By Thomas Verfuss in The Hague
ICC Prosector Karim Khan QC has sent a list of six candidates to become his deputies to Silvia Fernández de Gurmendi, the president of the Assembly of States Parties to the Rome Statute, the court’s founding treaty. The ASP will make the ultimate selection of the two deputies, one for investigations and one for prosecutions, thus restoring the system of the initial years of the ICC. In recent years, the ICC has only had one deputy prosecutor, James Stewart of Canada.
Khan led the preselection panel himself. He presents two lists to the 123 states parties: one with female candidates only, and one with only candidates that are francophone or in any case from another civil law country. This is to ensure gender balance (as he is a man), to ensure that the two principal legal systems of the world, common law (which has its origins from the English system in which Khan was trained) and civil law (the Roman/French tradition) are represented in the 3-person OTP leadership, and to make sure somebody in the leadership team speaks good French, one of the two working languages of the court (according to francophone journalists questioned by Journalists For Justice, Khan does not speak noteworthy French). “I consider it extremely important that the office benefits from a Deputy elected from each of these separate lists”, Khan writes in his letter to Fernández.
According to the Rome Statute, candidates must be “persons of high moral character, be highly competent and have extensive practical experience in the prosecution or trial of criminal cases“.
Two of the names on the lists are well-known figures in The Hague:
Paolina Massidda is an Italian lawyer who has been leading the Office of Public Counsel for Victims (OPCV), which is loosely attached to the ICC Registry, for many years. The OPCV coordinates the representation of victims of atrocity crimes during ICC cases. The eloquent and outspoken jurist is very fluent in both French and English.
Alex Whiting, a Yale graduate and long-time professor at Harvard Law School is widely perceived as American in The Hague, but profited from his dual citizenship to get on the francophone list. He has very extensive experience in international criminal prosecutions: he started as senior trial attorney at the International Criminal Tribunal for the Former Yugoslavia (ICTY) in 2002, has already worked at the ICC Office of the Prosecutor (OTP) as coordinator of investigations and prosecutions successively, and is currently deputy prosecutor of the Kosovo Tribunal which also has its seat in The Hague.
This is are the full lists as submitted by Khan to Fernández:
“Accordingly, I nominate these candidates (in alphabetical order):
Ms. Domaradzki, Sylvia (Canada)
Ms. Khan, Nazhat Shameen (Fiji)
Ms. Massida, Paolina (Italy)
Mr. Niang, Mame Mandiaye (Senegal)
Ms. Paz y Paz Bailey, Claudia (Guatemala)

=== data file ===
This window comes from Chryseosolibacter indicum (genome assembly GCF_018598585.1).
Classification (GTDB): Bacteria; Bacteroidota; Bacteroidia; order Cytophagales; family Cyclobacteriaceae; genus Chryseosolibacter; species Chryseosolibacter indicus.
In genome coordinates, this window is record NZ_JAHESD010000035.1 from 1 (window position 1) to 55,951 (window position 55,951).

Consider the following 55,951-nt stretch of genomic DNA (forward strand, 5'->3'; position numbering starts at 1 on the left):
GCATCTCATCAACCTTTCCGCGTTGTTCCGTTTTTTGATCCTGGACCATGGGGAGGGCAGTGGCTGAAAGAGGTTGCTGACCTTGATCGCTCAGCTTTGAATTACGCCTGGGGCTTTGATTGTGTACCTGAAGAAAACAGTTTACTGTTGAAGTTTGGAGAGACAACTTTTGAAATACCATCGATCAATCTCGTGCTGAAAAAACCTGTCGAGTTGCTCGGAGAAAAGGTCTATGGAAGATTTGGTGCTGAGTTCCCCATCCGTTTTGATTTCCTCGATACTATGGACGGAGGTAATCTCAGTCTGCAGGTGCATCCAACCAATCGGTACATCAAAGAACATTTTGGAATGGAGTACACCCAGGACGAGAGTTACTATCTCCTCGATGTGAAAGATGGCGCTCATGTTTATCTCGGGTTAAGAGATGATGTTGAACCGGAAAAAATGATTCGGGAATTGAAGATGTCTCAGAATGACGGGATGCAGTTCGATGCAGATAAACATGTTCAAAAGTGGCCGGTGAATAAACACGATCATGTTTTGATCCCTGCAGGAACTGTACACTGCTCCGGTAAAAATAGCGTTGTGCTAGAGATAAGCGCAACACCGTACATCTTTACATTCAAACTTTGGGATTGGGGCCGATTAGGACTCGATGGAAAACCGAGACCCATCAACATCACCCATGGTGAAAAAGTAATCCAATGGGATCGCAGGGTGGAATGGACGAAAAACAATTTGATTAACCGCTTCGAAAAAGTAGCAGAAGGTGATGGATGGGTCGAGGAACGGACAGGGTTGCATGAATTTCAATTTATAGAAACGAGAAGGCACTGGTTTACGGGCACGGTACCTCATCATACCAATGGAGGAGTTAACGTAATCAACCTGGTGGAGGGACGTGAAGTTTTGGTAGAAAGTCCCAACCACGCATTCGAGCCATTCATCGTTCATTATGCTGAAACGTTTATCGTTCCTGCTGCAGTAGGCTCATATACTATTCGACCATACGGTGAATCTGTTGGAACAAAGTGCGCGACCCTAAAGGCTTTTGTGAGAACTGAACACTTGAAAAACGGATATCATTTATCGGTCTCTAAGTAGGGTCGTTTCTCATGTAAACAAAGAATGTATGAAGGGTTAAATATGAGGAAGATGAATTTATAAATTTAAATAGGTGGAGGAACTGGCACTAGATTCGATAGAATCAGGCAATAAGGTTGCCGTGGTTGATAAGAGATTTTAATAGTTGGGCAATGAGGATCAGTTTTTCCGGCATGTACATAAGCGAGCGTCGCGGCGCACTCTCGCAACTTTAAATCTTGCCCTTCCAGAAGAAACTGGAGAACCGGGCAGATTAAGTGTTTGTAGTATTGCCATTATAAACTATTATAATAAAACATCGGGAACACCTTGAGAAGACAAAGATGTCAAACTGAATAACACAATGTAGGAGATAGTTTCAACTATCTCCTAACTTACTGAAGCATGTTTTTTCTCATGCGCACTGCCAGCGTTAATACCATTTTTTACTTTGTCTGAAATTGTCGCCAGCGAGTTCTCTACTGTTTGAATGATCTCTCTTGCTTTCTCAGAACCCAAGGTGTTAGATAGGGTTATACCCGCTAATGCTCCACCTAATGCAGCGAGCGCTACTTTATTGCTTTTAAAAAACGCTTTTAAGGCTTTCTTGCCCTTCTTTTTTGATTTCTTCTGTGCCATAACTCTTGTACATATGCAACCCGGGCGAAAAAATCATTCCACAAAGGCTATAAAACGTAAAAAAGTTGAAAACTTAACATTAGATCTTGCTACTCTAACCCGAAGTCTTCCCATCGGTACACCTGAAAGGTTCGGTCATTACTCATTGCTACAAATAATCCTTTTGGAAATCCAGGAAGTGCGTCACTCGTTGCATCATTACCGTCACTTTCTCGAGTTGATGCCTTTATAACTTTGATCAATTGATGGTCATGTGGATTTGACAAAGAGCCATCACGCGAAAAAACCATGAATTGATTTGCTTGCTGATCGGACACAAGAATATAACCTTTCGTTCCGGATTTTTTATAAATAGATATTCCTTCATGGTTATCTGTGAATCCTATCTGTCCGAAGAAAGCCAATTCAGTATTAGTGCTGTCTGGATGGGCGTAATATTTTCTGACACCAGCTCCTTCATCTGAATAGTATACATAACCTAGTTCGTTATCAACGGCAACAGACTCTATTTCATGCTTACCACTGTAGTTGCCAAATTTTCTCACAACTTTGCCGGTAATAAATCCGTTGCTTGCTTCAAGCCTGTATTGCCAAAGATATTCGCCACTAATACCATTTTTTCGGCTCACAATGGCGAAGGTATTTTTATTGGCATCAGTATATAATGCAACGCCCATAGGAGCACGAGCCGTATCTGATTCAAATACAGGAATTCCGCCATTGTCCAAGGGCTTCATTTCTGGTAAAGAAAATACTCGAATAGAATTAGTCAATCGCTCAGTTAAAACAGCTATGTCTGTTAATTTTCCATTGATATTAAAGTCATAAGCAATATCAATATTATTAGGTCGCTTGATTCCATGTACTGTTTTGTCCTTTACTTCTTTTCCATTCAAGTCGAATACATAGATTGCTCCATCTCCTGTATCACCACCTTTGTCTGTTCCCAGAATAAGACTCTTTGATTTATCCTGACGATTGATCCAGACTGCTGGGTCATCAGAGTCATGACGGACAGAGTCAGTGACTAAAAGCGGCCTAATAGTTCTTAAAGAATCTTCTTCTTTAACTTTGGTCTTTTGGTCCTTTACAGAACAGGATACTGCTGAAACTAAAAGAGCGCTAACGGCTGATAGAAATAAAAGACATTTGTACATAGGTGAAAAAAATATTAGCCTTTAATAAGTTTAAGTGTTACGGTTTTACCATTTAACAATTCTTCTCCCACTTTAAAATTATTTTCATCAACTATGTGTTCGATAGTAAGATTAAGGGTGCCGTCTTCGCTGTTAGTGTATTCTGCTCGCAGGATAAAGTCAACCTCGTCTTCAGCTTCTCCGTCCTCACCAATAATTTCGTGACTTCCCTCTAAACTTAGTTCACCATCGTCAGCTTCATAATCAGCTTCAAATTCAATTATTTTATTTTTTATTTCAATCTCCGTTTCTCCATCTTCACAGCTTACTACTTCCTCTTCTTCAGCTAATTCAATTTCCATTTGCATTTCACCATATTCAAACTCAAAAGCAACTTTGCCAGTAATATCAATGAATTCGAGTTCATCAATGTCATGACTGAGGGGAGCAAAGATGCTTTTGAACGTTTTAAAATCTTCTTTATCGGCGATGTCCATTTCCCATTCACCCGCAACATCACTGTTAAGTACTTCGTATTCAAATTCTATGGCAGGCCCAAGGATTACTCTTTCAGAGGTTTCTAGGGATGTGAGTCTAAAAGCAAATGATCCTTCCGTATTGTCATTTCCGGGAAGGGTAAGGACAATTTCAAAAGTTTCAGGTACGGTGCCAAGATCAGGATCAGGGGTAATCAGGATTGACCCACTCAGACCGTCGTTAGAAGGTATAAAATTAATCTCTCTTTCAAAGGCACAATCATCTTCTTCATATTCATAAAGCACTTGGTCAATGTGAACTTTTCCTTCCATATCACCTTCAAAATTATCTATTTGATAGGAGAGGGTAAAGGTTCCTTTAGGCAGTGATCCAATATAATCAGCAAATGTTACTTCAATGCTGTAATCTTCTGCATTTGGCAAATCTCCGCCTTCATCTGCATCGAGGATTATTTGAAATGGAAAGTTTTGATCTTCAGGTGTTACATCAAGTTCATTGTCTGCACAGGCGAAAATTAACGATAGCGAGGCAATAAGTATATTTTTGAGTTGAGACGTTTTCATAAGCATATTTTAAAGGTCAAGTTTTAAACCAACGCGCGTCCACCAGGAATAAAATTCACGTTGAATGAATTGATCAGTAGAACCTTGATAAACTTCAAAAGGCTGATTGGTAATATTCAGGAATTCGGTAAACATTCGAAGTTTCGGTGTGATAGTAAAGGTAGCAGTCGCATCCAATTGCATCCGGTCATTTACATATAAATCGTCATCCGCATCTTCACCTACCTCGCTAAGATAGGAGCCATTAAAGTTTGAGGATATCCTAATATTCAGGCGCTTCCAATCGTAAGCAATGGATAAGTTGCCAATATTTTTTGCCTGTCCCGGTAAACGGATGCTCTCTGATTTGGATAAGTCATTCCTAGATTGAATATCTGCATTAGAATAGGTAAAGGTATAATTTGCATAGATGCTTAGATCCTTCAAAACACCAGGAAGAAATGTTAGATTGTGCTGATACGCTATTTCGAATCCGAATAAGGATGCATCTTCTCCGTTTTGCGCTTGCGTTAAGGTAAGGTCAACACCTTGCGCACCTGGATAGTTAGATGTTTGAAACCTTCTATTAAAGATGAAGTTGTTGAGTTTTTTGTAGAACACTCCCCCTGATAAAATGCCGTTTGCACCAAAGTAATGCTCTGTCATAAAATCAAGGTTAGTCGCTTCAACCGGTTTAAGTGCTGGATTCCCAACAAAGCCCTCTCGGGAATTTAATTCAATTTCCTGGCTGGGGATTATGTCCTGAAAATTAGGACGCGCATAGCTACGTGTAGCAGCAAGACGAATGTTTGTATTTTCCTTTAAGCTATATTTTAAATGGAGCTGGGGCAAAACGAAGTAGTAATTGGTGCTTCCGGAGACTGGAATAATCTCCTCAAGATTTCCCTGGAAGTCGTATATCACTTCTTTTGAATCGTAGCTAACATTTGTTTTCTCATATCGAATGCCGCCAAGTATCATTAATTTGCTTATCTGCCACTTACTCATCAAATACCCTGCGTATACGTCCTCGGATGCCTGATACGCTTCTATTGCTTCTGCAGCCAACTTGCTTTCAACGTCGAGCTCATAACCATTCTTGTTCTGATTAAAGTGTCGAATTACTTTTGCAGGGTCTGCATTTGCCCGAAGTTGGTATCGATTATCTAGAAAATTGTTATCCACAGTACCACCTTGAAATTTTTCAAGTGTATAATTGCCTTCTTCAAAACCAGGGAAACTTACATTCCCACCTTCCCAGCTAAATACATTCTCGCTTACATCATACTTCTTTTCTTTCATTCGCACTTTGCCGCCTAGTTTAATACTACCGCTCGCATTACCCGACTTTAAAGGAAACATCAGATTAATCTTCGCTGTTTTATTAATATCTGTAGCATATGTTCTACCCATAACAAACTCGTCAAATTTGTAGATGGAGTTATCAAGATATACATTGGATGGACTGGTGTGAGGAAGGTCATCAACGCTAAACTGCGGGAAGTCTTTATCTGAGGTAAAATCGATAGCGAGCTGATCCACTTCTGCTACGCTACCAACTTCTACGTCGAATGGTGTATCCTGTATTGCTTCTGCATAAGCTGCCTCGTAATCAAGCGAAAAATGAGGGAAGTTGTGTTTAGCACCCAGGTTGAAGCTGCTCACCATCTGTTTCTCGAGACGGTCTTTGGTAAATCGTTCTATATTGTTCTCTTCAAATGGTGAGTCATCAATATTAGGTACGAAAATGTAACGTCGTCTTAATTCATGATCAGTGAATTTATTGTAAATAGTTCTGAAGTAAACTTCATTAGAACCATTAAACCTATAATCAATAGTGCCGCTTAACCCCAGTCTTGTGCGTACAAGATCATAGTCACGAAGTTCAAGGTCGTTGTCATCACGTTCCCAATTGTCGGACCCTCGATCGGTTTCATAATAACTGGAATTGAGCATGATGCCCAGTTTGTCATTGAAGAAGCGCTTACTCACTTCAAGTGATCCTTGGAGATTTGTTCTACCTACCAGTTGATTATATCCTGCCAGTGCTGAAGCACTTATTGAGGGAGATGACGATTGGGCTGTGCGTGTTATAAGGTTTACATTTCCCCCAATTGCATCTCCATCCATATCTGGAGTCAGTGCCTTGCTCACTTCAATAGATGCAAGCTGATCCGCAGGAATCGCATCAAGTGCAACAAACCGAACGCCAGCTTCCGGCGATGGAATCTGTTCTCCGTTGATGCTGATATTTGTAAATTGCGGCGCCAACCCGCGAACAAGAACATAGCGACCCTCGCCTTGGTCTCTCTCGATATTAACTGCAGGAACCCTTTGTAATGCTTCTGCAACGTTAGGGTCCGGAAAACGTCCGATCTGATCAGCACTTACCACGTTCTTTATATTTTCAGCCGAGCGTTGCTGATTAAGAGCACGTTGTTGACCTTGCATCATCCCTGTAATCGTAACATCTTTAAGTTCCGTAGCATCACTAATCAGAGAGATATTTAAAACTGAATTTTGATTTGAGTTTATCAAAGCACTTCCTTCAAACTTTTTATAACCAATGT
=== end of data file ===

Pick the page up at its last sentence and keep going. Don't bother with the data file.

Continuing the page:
Mr. Whiting, Alex (France)”
The fact that the outgoing deputy prosecutor is Canadian, diminishes the chances of a new Canadian candidate. Diplomats like rotation among countries and regional groups.
The preselection panel uses different wordings to describe the suitability of the candidates:
“Would perform well” for Ms. Domaradzki, Sylvia (Canada),
“Outstanding candidate who would make a truly exceptional Deputy Prosecutor”, for Ms. Khan, Nazhat Shameen (Fiji)
“Would be a capable Deputy Prosecutor” for Ms. Massida, Paolina (Italy),
“Would make an excellent Deputy Prosecutor” for Mr. Niang, Mame Mandiaye (Senegal),
“Would be successful in the role of Deputy Prosecutor” for Ms. Paz y Paz Bailey, Claudia (Guatemala),
“Would be a huge asset to the Office of the Prosecutor and an excellent Deputy Prosecutor for Mr. Whiting, Alex (France).
Emphasis added by JFJ.
The states are not bound by the initial short list proposed. In fact, none of the candidates on the short list that was prepared last year for the election of the new Prosecutor was eventually elected. The general dissatisfaction with the short list led to months of chaotic negotiations, no successful consensus choice could be made as planned at the ASP session in December. Khan was finally elected at a special session in February.
The election process has often been informally described by professional observers as circus, farce or tragicomedy.
During the long selection process there was also much debate about sexual harassment allegations against one or more candidates. NGOs complained that these issues had not been sufficiently investigated. It was lamented that no good procedures for a thorough vetting of the candidates were in place.
In his letter, Khan speaks only with one sentence about the vetting procedure: “The assistance of the Independent Oversight Mechanism (“IOM”) was initiated in order to ensure the candidates met the specified requirements, as detailed in the annex to the 7 July 2021 decisions of the Bureau of the Assembly.”
The website of the ASP says:
“Article 42(3) of the Rome Statute requires that each Deputy Prosecutor be of “high moral character”. Accordingly, and as indicated in the proposal adopted by the Bureau of the Assembly on 7 July 2021, any allegation of misconduct against any of the candidates listed here may be submitted confidentially to the Independent Oversight Mechanism (IOM) by email at IOM.Vetting@icc-cpi.int, together with supporting information and documentation, no later than 24 October 2021. These allegations will be treated confidentially by the IOM in accordance with the procedure outlined in the annex of the Bureau decision.”
The ICC can be assured of the vigilance of some NGOs that will try to make sure that this time the vetting satisfies the requirement they deem necessary.
Khan’s full letter to Fernández and more information on all candidates can be found on the ASP website at:
Previous JFJ stories on the chaotic process of the election of the Prosecutor: